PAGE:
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The prime factors of 13195 are 5, 7, 13 and 29. What is the largest prime factor of the number 600851475143?

I solved this problem on Project Euler my own way, which was slow, and then I found this solution on someone's github account. I can't figure out why it works. Why are a number of factors removed, equal to an index? Any insight?

def Euler3(n=600851475143):
    for i in range(2,100000):
        while n % i == 0:
            n //= i
            if n == 1 or n == i:
                return i
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The function returns 6857. It is easy to run. –  Ray Toal Sep 26 '12 at 15:45
Yes, I will write an answer. –  Ray Toal Sep 26 '12 at 15:51
it won't work for 600851475149. –  Will Ness Aug 15 '14 at 18:37

3 Answers 3

up vote 3 down vote accepted

This function works by finding successive factors of its input. The first factor it finds will necessarily be prime. After a prime factor is found, it is divided out of the original number and the process continues. By the time we've divided them all out (leaving 1, or the current factor (i)) we've got the last (largest) one.

Let's add some tracing code here:

def Euler3(n=600851475143):
    for i in range(2,100000):
        while n % i == 0:
            n //= i
            print("Yay, %d is a factor, now we should test %d" % (i, n))
            if n == 1 or n == i:
                return i


The output of this is:

$ python factor.py
Yay, 71 is a factor, now we should test 8462696833
Yay, 839 is a factor, now we should test 10086647
Yay, 1471 is a factor, now we should test 6857
Yay, 6857 is a factor, now we should test 1

It is true that for a general solution, the top of the range should have been the square root of n, but for python, calling math.sqrt returns a floating point number, so I think the original programmer was taking a lazy shortcut. The solution will not work in general, but it was good enough for the Euler project.

But the rest of the algorithm is sound.

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Consider how it solves for n=20:

iteration i=2
  while true (20 % 2 == 0)
    n = n//2 = 20//2 = 10
    if (n == 1 or n == 2) false
  while true (10 % 2 == 0)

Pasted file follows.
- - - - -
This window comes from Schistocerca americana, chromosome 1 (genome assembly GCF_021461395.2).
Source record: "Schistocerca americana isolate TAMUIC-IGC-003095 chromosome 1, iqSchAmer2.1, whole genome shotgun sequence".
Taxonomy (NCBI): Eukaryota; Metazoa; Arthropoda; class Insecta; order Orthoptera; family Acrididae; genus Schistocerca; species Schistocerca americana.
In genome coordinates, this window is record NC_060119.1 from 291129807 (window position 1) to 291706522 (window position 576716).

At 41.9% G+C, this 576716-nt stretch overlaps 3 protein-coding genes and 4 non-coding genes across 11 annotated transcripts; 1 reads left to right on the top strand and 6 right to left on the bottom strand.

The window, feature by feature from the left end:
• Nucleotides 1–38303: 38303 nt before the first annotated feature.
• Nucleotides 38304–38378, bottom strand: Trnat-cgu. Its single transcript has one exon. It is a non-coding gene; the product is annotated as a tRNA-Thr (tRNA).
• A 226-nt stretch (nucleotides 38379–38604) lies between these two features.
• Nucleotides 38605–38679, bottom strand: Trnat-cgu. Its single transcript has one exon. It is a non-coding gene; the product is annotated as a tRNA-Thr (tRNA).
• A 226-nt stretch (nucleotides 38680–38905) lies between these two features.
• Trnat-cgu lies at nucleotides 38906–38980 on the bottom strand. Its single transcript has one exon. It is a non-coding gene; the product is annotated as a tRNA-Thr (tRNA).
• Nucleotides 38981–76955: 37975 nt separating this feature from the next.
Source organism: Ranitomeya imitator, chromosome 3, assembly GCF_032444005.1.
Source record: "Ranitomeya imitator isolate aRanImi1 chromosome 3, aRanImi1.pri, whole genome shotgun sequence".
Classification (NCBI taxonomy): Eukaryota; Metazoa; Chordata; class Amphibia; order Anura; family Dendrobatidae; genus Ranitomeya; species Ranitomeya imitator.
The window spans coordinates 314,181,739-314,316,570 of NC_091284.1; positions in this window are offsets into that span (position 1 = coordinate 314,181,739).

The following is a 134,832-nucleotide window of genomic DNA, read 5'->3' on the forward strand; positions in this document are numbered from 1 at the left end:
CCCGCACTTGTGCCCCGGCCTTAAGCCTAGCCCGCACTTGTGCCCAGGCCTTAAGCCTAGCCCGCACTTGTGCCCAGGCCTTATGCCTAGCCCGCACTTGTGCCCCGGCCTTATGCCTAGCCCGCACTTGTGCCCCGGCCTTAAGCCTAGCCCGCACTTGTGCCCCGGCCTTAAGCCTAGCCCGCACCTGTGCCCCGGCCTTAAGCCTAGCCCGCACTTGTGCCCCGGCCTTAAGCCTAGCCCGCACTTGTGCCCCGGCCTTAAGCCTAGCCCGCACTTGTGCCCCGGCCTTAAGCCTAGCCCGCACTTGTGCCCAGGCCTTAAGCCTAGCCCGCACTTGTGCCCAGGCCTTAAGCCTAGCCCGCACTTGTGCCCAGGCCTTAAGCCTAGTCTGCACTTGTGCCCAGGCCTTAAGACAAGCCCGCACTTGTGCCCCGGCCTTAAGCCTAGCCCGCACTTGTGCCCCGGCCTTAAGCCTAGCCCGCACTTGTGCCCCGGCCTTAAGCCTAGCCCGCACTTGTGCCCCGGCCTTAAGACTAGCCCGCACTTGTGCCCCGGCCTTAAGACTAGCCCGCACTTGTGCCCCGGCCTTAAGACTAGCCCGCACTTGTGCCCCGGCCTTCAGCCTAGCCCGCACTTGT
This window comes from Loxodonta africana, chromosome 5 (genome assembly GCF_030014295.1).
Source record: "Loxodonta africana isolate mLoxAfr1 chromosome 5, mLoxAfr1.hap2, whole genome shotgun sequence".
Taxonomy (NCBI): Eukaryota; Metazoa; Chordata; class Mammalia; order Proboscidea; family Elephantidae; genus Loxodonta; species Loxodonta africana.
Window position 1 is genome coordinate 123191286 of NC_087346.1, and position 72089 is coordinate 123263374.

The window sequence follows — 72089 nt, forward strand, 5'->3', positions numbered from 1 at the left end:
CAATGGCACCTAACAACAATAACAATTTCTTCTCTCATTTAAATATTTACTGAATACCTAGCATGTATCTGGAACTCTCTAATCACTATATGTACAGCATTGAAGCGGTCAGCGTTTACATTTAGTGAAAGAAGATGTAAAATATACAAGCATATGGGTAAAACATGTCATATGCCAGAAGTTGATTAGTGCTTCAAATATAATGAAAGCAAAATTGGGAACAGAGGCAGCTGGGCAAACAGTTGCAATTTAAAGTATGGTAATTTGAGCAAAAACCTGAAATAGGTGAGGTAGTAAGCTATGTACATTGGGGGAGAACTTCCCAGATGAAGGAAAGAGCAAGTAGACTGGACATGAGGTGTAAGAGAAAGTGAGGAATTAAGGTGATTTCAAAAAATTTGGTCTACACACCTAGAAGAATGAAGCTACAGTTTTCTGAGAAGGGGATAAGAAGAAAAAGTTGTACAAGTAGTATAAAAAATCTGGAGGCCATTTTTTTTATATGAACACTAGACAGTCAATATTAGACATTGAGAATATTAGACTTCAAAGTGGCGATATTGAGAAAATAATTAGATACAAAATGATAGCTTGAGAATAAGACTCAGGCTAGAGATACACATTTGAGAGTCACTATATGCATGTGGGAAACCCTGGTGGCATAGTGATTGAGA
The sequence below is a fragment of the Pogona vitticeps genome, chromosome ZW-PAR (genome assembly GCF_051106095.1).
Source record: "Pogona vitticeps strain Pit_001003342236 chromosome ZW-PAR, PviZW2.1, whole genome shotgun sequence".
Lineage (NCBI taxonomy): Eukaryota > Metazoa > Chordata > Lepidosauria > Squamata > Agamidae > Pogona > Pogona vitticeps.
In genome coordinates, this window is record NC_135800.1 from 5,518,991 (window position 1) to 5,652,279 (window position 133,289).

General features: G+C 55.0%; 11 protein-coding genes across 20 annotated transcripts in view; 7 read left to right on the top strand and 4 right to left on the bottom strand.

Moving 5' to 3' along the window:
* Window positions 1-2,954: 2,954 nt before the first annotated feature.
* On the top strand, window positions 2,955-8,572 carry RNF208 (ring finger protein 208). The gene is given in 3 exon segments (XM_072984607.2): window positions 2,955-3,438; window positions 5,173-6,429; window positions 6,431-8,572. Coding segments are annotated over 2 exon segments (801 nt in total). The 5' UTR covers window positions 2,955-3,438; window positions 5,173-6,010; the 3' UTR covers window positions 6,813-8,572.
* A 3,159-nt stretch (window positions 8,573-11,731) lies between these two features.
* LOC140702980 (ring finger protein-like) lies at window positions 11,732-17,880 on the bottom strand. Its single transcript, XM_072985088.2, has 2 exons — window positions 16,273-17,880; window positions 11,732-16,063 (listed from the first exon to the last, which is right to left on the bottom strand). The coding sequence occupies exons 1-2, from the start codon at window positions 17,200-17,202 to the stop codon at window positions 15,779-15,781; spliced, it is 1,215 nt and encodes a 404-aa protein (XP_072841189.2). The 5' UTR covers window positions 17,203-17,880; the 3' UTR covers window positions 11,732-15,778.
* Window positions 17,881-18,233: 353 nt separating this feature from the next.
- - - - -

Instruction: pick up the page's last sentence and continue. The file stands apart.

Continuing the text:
n = n//2 = 10//2 = 5
    if (n == 1 or n == 2) false
  while false (5 % 2 == 0)
iteration i = 3
  while false (5 % 3 == 0)
iteration i = 4 
  while false (5 % 4 == 0)
iteration i = 5
  while true (5 % 5 == 0)
    n = n//5 = 5//5 = 1
    if (n == 1 or n == 5) true
      return i, which is 5, which is the largest prime factor of 20

It is just removing factors, and since it already removes multiples of prime factors (the while loop), many values of i are really just wasted effort. The only values of i that have any chance of doing something within the loop are prime values of i. The n==i test covers the case of numbers like 25 that are squares of a prime number. The range seems to limited though. It would not give the correct answer for 2 * (the next largest prime after 100,000.

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No one has actually answered your question. The for loop tests each number i in turn. The test of the while loop is successful when i is a factor of n; in that case, it reduces n, then checks if it is finished by comparing i to 1 or n. The test is a while (and not just if) in case i divides n more than once.

Though clever, that's not the way integer factorization by trial division is normally written; it also won't work if n has a factor greater than 100000. I have an explanation on my blog. Here's my version of the function, which lists all the factors of n instead of just the largest:

def factors(n):
    fs = []
    while n % 2 == 0:
        fs += [2]
        n /= 2
    if n == 1:
        return fs
    f = 3
    while f * f <= n:
        if n % f == 0:
            fs += [f]
            n /= f
            f += 2
    return fs + [n]

This function handles 2 separately, then tries only odd factors. It also doesn't place a limit on the factor, instead stopping when the factor is greater than the square root of the remaining n, because at that point n must be prime. The factors are inserted in increasing order, so the last factor in the output list will be the largest, which is the one you want.

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It's pretty darn close to a standard integer factorization. Sure, testing the even numbers is wasteful, but technically so is testing every composite number. That solution just needs a proper upper bound to work in general. You've just described some optimizations, not a radically different approach. –  nneonneo Sep 27 '12 at 7:05
@nneonneo wrong, and your downvote (I assume it was) was uncalled for. I'll explain. "just needs proper upper bound" is wrong because the number itself changes when its factors are divided out. So the upper bound has to change too. But with range the upper bound is pre-specified. The accepted answer is also wrong in that respect. I've edited the answer to improve formatting, so the downvoter has a chance to undo their downvote. –  Will Ness Sep 27 '12 at 12:38

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